Debt Limit Increase Danger
Brian Darling /
The House is expected to vote down a clean increase of the debt limit today. This vote is merely political theater and a way for Members of Congress to go on record as being against an increase in the debt limit without any cuts to spending or reforms to the budget process. Many worry that the eventual debt limit increase plan will dodge entitlement reform and may include an idea to increase taxes.
The New York Times reports today that there is no will on the part of House members to pass a clean increase of the debt limit, and they classify as the bill as “doomed to fail.”
In a bit of political stagecraft, House Republicans plan to bring to a vote on Tuesday evening a measure that President Obama and the Democrats were demanding not so long ago: a clean increase in the national debt ceiling, unencumbered by any requirement that spending be cut.
The American people want cuts to spending programs, and they fear the consequences of more debt being stacked on the $14.3 trillion the United States has already racked up. This vote may be political theater, yet it is conventional wisdom in Washington that there will be a debt limit increase bill with some attempt to reduce the debt before August 2nd. The debt limit increase vote will fail today, but another version of a debt limit increase will be back in the next few weeks for another round of votes.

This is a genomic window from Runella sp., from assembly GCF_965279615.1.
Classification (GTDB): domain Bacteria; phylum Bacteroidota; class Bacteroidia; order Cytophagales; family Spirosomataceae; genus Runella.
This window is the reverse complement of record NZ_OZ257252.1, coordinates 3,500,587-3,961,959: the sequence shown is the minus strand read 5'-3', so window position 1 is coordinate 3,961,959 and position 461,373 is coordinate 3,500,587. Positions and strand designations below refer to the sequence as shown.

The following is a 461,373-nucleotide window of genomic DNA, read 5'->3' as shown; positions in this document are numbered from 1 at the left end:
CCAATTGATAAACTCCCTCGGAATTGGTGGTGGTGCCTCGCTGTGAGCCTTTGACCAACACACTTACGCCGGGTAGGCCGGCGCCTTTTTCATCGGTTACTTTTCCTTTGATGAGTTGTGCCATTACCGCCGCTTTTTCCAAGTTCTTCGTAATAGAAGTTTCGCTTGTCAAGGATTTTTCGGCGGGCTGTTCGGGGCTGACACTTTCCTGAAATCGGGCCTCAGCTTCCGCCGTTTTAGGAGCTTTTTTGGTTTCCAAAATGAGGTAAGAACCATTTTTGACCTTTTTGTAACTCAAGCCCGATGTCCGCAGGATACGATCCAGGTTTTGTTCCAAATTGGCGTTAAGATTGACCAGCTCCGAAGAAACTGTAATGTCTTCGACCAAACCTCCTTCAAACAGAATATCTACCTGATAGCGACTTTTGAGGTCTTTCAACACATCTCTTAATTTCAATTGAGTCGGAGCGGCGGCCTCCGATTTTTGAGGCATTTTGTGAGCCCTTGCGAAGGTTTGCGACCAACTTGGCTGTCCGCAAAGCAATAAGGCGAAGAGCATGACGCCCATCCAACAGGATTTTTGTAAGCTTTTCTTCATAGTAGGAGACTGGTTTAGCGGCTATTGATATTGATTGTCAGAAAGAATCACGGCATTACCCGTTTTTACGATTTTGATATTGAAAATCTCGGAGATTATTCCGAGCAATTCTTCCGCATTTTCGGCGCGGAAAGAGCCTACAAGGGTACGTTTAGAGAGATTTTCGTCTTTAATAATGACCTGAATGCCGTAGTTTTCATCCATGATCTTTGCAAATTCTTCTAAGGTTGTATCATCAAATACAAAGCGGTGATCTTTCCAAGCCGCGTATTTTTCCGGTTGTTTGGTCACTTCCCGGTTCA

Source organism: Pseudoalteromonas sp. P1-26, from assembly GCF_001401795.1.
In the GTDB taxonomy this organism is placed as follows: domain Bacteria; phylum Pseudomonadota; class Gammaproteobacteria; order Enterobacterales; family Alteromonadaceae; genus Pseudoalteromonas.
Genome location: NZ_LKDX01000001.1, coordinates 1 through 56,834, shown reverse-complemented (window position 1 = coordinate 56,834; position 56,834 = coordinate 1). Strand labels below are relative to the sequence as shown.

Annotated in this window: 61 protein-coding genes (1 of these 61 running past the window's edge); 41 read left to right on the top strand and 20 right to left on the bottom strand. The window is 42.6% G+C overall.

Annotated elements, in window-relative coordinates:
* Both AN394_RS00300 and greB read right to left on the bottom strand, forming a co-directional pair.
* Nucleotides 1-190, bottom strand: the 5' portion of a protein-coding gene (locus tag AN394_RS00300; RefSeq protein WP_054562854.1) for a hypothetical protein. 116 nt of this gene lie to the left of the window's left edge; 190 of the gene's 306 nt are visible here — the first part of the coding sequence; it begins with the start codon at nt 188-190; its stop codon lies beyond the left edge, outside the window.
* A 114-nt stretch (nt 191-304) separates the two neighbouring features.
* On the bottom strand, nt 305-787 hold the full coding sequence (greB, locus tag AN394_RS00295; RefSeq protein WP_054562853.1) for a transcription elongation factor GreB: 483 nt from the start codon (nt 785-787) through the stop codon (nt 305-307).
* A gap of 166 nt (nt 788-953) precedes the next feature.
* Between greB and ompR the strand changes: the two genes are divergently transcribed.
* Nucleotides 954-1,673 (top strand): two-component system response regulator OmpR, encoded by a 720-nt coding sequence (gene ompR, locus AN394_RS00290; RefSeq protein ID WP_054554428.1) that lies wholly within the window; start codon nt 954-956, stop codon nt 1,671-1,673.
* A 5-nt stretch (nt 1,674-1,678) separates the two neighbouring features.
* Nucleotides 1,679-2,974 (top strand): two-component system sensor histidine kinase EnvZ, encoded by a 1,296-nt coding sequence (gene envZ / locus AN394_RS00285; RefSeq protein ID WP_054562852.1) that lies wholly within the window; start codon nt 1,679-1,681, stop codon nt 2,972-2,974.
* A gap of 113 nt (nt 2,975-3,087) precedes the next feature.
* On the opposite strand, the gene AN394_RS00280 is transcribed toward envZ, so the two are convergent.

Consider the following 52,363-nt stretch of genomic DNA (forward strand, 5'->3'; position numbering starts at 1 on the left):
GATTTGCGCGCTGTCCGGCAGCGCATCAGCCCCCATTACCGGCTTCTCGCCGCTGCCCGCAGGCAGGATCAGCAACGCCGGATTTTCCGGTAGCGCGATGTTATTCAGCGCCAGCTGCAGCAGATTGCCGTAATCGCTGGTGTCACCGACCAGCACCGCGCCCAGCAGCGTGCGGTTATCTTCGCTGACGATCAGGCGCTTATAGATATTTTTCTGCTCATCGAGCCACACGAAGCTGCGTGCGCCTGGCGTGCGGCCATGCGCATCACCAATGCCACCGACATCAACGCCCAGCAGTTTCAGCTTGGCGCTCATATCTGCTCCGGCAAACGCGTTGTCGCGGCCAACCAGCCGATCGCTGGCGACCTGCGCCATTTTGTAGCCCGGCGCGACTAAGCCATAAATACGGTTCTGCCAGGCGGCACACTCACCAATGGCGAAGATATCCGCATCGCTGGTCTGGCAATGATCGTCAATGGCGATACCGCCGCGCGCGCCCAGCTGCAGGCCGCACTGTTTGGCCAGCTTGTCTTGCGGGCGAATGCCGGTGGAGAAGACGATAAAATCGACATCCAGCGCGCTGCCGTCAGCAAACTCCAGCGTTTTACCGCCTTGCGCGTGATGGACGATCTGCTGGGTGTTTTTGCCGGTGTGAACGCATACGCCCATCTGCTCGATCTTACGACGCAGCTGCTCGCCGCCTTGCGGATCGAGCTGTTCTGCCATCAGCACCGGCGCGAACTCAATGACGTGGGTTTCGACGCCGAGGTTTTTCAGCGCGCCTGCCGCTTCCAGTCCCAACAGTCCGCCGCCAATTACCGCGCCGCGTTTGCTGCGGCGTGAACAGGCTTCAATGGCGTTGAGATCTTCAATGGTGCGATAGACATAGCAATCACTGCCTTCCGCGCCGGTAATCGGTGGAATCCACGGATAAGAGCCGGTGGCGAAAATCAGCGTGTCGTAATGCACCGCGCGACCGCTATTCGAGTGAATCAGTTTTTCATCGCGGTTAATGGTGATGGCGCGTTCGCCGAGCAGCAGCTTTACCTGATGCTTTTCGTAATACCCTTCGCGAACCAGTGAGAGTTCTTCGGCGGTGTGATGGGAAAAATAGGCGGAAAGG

The left is truly out to lunch on efforts to cut spending and reign-in entitlement spending to date. As I wrote in Human Events this week, the Obama budget is a great example of a spending plan without any significant cuts or reforms to entitlement programs. That plan has no support in the Senate.
The Senate unanimously rejected President Barack Obama’s budget for fiscal year 2012 last week. All but five Republicans stood behind the budget plan of Rep. Paul Ryan (R.-Wis.). The Senate is moving in the right direction—against free-spending, big-government policies and toward comprehensive entitlement reform. Late last week, the Senate structured four votes on motions to proceed to the budget plans of President Obama, Rep. Ryan, Senators Pat Toomey (R.-Pa.) and Rand Paul (R.-Ky.) The vote on President Obama’s budget was a humiliating 0-97. The President lacks any support for his $3.7 trillion plan for next year, which would create $8.7 trillion in new spending, $1.6 trillion in new taxes and add $13 trillion in new debt over the next 10 years.
Obama 1.0 is politically dead and buried. This rejection of the Obama budget is strong evidence that the American people reject the tax-and-spend policies of the current administration. Now that a budget for his year seems impossible, the debt limit increase is the only piece of legislation that can carry cuts to spending and a de-facto budget for the year.